Consumer confidence in Germany is rising again, buoyed by the European Central Bank's recent decision to cut interest rates, a new poll found today. 

Earlier this month, the ECB rolled out an unprecedented package of measures, including negative interest rates and targeted measures to kickstart lending to businesses. 

"The cut in rates by the ECB and the decision to charge banks for parking their money at the bank has given the consumer climate an extra boost and is the main reason behind the rise in consumer confidence," market research company GfK said in a statement.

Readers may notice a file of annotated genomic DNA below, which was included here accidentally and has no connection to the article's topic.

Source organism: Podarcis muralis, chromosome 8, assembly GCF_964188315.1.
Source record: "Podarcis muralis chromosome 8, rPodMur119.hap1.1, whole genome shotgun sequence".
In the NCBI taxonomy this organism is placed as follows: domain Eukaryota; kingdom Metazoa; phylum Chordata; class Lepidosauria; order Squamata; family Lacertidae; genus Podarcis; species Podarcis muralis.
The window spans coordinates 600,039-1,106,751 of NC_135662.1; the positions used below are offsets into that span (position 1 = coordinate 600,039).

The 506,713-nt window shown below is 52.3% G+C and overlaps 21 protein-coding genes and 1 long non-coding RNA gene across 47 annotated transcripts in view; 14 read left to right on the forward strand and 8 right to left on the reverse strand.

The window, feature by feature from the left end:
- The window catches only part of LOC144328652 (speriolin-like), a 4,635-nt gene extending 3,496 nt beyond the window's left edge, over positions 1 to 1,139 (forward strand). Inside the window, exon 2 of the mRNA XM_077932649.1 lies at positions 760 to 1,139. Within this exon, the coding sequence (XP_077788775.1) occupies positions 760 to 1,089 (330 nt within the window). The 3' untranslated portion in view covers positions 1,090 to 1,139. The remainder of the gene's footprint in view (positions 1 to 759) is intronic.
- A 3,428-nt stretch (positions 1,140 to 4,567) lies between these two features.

"These decisions have hit Germans' propensity to save. And the increase in their willingness to spend money is also partly attributable to the ECB moves," it said. 

Looking ahead to next month, GfK's headline household confidence index was forecast to rise to 8.9 points in July from 8.6 points in June. For the past four months, the index has stagnated. 

The survey is based on responses from about 2,000 households regarding their expectations about pay and the economy as a whole in the coming months, as well as their willingness to spend money. 

Sentiment in Europe's top economy is currently positive, but appears to be stalling amid uncertainty about possible fallout from the crises in Ukraine and Iraq. Earlier this week, the Ifo business climate survey fell more than expected.